The club won three of their first four in C-USA play, with the lone defeat being a close loss to league champs Memphis. But like in the season before, Rice’s legs grew heavy as the weather turned colder. The club would finish up in conference on a horrendous run of just one win in their final seven. The club plummeted to sixth in the league, while their RPI took a similar dip, meaning the Owls were going to need a big time run in the Conference USA Tournament if they wanted to go dancing. Part one was accomplished easily enough with a 2-1 win over state rivals SMU, and the club looked to have gotten lucky, with UTEP advancing to the semi-finals off the back of an upset over Colorado College.
But Rice couldn’t get their offense going, and the match went to penalties after a 0-0 draw. Adams’ side would come out second best, falling 3-1, and wiping out what slim NCAA Tournament hopes they still had. Though they had faded, Rice had still shown they were a club of no small potential during the first half of the campaign. Adams’ side may need a little more seasoning to turn into a title contender, but at the least, the ingredients seem to be there in Houston to make it happen with a little time and luck.
Obviously, Rice has to find a way to put together a complete and consistent season together if they’re to truly reach their potential any time soon. And there can be no doubting how big that potential is after some of the performances of the past few seasons both on the pitch and in the recruiting game. Highly tipped for big things as freshmen, Amy Czyz and Quinney Truong both lived up to the hype as rookies, each earning All-Conference USA Third Team honors and offering a tantalizing glimpse into the future for the Owls. Much of that future could be built around a defense that has been more than solid over the past few seasons, including conceding less than a goal a game last year. Rice wasn’t among the very upper crust of the league in defense last season but were still above average in both goals conceded and goals scored in C-USA games.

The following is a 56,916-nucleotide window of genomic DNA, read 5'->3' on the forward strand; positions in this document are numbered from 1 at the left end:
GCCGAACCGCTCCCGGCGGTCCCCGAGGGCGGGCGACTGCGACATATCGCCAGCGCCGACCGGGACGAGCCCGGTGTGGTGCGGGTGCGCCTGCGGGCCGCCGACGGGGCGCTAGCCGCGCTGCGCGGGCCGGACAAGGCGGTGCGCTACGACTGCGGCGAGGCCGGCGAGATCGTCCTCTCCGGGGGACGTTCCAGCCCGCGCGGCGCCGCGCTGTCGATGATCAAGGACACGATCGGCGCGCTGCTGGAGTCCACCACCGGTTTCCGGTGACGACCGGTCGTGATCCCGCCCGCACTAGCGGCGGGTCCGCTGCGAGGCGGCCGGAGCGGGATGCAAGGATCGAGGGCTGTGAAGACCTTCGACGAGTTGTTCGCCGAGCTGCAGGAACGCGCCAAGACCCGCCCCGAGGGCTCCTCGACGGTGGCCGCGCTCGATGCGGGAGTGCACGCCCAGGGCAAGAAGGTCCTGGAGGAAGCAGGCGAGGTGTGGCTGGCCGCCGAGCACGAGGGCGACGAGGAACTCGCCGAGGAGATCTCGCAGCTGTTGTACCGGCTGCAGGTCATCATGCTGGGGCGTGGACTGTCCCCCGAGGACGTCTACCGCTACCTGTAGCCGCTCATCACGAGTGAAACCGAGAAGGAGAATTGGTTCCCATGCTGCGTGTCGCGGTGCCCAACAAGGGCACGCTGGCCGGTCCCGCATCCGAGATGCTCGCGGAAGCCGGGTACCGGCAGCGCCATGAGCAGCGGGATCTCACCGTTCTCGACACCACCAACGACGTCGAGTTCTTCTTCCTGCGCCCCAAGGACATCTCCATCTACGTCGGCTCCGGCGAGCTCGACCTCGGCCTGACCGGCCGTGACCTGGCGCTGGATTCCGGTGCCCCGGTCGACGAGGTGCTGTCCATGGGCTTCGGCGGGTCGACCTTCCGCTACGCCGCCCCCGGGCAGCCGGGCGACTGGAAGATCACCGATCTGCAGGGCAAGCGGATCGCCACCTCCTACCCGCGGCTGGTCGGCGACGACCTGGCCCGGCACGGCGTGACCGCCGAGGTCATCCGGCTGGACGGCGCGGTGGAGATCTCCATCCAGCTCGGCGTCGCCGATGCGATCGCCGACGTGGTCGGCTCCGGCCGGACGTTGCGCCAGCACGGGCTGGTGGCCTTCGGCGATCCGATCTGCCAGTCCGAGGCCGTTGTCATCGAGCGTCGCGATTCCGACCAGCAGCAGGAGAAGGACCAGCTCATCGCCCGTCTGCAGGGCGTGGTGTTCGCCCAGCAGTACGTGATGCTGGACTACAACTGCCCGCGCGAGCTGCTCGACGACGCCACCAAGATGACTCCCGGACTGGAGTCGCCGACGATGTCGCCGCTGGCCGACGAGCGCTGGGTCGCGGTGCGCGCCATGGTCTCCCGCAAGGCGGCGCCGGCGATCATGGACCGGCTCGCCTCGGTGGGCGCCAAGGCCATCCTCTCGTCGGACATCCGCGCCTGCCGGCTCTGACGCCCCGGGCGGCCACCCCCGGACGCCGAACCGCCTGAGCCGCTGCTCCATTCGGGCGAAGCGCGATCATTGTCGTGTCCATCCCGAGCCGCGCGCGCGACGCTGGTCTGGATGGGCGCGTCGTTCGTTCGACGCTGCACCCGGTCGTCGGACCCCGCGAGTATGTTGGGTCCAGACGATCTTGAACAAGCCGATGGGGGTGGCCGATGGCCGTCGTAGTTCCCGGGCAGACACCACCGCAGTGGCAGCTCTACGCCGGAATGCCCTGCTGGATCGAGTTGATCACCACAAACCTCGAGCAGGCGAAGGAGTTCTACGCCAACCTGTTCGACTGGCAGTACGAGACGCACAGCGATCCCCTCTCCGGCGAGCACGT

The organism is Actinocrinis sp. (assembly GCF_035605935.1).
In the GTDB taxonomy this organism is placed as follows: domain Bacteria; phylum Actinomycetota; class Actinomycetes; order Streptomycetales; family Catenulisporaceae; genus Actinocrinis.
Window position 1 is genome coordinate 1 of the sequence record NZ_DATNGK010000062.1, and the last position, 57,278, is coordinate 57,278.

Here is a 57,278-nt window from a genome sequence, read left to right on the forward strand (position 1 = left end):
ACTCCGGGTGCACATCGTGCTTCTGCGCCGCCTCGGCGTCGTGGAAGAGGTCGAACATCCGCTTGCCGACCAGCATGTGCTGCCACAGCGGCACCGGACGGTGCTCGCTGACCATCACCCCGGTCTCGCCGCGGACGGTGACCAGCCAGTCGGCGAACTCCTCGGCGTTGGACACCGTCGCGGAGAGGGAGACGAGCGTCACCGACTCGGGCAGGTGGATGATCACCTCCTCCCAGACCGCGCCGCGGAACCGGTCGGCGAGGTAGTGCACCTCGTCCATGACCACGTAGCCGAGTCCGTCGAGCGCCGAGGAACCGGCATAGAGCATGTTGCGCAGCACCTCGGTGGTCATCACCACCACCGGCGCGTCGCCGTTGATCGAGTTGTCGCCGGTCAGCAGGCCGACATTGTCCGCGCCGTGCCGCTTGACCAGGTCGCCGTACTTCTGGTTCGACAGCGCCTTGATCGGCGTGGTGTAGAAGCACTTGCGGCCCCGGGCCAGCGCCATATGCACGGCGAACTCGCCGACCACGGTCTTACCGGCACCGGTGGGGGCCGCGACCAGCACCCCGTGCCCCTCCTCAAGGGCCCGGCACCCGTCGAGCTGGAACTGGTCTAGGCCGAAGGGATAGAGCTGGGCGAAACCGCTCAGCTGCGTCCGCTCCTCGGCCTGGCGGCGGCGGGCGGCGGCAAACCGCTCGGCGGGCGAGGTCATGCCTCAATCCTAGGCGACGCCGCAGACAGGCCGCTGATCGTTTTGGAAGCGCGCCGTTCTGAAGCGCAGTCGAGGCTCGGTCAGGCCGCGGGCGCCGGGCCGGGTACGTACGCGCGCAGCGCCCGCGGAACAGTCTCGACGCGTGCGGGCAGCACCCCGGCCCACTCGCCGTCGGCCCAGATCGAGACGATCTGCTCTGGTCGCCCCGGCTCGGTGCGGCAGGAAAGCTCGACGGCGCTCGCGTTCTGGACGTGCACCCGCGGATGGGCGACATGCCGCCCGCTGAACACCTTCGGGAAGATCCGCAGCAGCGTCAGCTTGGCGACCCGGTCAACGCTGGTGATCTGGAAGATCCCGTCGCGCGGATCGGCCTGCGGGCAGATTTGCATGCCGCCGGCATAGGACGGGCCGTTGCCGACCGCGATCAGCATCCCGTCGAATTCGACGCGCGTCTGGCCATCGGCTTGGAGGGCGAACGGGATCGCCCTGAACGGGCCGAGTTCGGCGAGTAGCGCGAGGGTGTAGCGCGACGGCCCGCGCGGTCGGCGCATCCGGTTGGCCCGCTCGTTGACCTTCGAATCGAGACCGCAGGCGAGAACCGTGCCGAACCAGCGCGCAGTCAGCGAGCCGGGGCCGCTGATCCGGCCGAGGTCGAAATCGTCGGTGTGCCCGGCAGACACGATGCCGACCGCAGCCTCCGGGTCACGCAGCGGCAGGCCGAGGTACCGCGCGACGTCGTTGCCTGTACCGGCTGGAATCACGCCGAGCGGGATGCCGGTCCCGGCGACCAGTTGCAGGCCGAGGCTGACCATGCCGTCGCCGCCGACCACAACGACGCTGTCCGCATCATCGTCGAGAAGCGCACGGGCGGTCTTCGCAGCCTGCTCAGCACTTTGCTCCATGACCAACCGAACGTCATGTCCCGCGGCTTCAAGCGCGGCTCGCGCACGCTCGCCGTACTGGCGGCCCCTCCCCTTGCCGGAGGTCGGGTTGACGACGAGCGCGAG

Going forward, Rice were very much dependent on the goals of Jessica Howard, with the junior scoring eight goals to lead the club, also being the only Owl to score more than three goals on the year. Adams will be hoping that her young Owls will be able to fly a little higher this season with some increased continuity. This Rice side returns ten of the twelve players who started ten or more games, including everyone that captured a postseason honor, meaning the time to strike for these Owls could be now.